February is American Heart Month, get to know our cardiologist Dr. James Pinney

Headshot of Dr. James Pinney

Dr. James Pinney
UCLA David Geffen School of Medicine/UCLA Medical Center
Residency, Internal Medicine, 2016 – 2019

University of California, San Francisco
School of Medicine
Class of 2016

Where are you from?
I was born in Santa Barbara but I did my undergrad at UCLA before medical school, so Los Angeles is pretty much my hometown now!

What did you earn your doctorate in?
Cardiac Tissue Engineering. I studied and developed technology to create microscopic biocompatible structures that could be injected into heart tissue after a heart attack. This helps to decrease the formation of scar tissue and promotes improved healing and better long-term heart function.

What attracted you to work at MLK Community Healthcare?
Although heart disease affects all populations, the burden of cardiovascular disease on underserved communities without sufficient access to adequate preventative care and healthcare resources has a disproportionate effect. Without appropriate early care and intervention, these populations often present with advanced presentations of common cardiovascular comorbidities that are rarely encountered in advantaged communities. To me, this presents a great challenge but an even greater opportunity to make a real difference in someone’s health and to improve their quality of life and longevity. I find it much more rewarding to be able to be a part of a patient’s first steps to regaining control over their health and working with them to find sometimes unorthodox or creative ways to diagnose and manage their heart disease, and I feel privileged that the patients served by MLK Community Healthcare trust me to help them face these challenges.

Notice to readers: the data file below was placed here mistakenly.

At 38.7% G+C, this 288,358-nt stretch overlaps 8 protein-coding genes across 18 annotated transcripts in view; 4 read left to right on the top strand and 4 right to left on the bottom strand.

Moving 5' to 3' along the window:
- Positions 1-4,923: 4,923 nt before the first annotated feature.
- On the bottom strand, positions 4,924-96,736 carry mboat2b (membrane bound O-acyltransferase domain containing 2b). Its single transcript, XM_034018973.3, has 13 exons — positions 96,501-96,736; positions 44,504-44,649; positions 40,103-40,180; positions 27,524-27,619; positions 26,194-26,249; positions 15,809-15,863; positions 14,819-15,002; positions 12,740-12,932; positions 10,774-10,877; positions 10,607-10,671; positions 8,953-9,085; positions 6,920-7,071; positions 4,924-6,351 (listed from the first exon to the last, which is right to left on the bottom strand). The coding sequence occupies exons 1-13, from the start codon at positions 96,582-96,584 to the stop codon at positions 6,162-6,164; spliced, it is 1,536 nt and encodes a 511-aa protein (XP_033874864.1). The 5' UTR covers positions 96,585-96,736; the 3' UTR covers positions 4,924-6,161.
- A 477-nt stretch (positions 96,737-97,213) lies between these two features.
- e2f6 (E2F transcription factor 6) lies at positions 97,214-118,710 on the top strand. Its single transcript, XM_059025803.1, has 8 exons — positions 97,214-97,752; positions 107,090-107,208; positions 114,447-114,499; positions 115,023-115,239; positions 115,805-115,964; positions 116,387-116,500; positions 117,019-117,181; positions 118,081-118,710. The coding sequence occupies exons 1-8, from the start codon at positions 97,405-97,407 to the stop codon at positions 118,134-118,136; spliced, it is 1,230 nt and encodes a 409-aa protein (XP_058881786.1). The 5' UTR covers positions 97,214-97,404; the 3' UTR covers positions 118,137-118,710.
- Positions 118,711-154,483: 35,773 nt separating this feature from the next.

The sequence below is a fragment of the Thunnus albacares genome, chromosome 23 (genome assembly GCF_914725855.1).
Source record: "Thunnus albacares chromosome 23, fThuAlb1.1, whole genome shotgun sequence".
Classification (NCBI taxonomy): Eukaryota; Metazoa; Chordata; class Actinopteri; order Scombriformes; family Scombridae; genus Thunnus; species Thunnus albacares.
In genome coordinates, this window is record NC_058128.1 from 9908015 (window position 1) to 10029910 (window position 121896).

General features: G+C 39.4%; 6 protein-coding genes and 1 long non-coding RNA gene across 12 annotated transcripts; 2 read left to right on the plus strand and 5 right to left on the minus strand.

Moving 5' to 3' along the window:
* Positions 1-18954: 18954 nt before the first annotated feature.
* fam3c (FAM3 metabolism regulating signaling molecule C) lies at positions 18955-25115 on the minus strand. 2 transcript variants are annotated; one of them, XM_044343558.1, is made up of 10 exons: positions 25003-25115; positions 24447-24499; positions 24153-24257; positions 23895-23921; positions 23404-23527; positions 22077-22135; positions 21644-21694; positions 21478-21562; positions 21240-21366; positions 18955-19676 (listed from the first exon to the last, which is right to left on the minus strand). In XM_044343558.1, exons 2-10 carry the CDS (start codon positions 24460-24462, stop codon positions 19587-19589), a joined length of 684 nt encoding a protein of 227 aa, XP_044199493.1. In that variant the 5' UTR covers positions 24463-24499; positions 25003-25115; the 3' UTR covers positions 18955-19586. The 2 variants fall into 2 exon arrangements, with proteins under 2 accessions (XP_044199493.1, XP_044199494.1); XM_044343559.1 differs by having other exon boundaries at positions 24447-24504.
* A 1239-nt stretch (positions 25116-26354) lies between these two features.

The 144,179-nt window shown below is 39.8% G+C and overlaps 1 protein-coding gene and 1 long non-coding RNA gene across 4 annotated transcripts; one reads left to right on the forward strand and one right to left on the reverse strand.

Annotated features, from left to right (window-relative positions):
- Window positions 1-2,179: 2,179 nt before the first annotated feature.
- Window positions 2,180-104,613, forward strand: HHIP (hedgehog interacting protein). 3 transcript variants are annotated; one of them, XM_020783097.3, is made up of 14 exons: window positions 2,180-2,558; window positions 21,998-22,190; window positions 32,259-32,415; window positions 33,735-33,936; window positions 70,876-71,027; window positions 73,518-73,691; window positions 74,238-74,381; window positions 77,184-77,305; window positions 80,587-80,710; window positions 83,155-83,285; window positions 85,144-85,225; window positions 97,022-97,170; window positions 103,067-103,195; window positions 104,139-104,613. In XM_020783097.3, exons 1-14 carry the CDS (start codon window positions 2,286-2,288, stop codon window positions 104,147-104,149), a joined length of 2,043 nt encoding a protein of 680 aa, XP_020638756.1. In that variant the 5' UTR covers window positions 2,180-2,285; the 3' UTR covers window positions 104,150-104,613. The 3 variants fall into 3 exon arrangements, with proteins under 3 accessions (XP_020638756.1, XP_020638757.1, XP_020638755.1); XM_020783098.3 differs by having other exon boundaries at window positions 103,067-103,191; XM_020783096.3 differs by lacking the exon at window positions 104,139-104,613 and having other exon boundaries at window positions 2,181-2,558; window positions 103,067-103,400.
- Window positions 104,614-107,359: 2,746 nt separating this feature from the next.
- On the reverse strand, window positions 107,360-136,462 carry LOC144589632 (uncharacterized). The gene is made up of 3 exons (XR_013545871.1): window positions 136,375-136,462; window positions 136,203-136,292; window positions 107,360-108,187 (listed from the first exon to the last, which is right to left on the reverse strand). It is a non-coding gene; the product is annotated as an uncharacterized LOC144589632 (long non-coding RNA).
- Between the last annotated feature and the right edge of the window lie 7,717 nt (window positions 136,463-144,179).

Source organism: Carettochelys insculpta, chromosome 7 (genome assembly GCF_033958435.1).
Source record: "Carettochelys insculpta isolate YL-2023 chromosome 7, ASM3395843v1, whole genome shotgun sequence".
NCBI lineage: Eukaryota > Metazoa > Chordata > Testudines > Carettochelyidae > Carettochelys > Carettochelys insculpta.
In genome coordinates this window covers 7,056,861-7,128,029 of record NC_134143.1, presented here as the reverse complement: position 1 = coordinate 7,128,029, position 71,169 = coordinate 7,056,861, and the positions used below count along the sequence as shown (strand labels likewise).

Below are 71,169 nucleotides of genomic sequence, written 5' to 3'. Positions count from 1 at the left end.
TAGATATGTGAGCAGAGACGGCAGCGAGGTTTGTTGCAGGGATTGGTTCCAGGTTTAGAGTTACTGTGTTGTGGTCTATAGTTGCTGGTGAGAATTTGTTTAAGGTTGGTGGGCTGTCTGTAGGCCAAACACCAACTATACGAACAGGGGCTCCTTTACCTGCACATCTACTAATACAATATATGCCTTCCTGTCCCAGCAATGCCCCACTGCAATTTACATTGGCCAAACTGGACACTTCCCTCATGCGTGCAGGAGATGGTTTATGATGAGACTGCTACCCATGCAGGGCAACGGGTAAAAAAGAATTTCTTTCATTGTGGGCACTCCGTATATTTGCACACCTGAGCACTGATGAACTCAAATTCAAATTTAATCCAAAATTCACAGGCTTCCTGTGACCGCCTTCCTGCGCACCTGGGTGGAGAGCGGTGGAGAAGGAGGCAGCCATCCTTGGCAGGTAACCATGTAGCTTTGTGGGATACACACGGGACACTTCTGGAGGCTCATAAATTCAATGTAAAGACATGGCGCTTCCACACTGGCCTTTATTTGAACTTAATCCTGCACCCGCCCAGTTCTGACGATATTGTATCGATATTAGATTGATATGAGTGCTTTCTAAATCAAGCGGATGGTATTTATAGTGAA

A quote from Dr. James Pinney: "A thirty-minute clinic visit with a patient who has not had the opportunity to access the healthcare system can be completely life changing for them compared to a quick check-up with a well-established patient who has had their disease and risk factors well controlled with unobstructed access to medical resources for years."

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